Google Glass is no more, at least in its current form.
At $1,500 a device, Google Glass had trouble breaking into the mainstream after being deemed both geeky and creepy. Tony Fadell, who founded Nest, is now at the helm of Google Glass.
But Google Glass' setback doesn't mean the wearable trend is losing any steam, according to Scott Friedman, senior vice president at communications firm APCO Worldwide.
"Google Glass was among the first attempts at embedding smart technology into an everyday, wearable device, and it's certainly not the last," Friedman told CNBC. "At this year's Consumer Electronics Show we saw many new products elegantly integrating smart technology into attractive wearables that more closely resemble the glasses and watches we already wear."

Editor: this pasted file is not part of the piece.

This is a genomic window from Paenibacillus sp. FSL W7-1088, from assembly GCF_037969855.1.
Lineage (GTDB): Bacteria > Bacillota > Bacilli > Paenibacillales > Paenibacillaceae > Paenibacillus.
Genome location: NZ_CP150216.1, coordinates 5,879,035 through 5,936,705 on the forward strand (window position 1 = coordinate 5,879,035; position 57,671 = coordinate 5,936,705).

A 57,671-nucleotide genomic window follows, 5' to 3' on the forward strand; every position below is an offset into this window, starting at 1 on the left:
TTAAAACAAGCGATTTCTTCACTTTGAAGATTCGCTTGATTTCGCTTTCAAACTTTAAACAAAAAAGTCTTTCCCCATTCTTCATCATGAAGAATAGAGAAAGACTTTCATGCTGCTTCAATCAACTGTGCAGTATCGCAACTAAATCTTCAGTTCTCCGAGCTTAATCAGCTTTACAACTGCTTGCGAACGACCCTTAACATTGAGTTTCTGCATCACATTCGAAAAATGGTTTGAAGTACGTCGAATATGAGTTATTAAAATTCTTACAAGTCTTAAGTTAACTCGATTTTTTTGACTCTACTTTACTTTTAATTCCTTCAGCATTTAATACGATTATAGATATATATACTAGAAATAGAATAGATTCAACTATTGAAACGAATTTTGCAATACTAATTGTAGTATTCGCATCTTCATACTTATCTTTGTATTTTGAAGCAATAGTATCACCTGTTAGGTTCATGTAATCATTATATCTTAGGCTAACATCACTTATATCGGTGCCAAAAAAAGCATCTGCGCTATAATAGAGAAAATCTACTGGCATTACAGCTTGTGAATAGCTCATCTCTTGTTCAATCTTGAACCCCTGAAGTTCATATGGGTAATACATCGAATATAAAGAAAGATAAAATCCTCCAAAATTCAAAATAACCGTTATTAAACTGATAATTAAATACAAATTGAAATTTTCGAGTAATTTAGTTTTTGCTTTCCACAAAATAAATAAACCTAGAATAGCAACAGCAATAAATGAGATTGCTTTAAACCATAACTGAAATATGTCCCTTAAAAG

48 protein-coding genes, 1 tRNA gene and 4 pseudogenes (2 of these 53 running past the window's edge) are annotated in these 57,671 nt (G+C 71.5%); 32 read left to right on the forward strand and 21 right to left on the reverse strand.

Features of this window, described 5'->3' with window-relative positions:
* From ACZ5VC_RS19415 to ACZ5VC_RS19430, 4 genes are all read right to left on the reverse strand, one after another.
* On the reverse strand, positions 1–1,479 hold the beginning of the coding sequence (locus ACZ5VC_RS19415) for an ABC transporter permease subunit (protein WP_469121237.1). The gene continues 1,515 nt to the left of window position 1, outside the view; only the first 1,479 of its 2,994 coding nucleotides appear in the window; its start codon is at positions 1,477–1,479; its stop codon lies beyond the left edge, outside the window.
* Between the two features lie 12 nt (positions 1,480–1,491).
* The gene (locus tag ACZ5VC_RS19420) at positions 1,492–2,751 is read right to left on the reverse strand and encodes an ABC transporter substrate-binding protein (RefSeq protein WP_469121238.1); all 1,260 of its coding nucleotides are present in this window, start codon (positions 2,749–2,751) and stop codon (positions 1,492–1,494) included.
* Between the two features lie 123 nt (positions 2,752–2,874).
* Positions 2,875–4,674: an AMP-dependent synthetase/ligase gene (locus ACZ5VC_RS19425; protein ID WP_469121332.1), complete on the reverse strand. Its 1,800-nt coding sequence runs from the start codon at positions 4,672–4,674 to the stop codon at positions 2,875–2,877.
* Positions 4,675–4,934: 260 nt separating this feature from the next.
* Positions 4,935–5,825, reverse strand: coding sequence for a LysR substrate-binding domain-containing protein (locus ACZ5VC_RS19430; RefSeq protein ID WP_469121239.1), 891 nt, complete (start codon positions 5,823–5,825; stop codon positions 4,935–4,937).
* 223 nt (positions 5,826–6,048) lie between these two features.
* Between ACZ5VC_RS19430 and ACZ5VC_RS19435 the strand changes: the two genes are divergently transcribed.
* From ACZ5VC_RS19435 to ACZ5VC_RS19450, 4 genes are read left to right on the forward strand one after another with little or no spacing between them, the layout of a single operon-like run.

Google Glass seemed to lack the fashion-sense and friendly look of newer wearable products. The video recording function caused unease among the Glass-less, and at times the tensions boiled over into isolated confrontations between Glass-users and non-users.
Last February, Google had to warn users against being "creepy or rude" when using the wearable devices. With Google Glass' cool factor diminished significantly, Fadell might have a tough road ahead with the next iteration of Google Glass.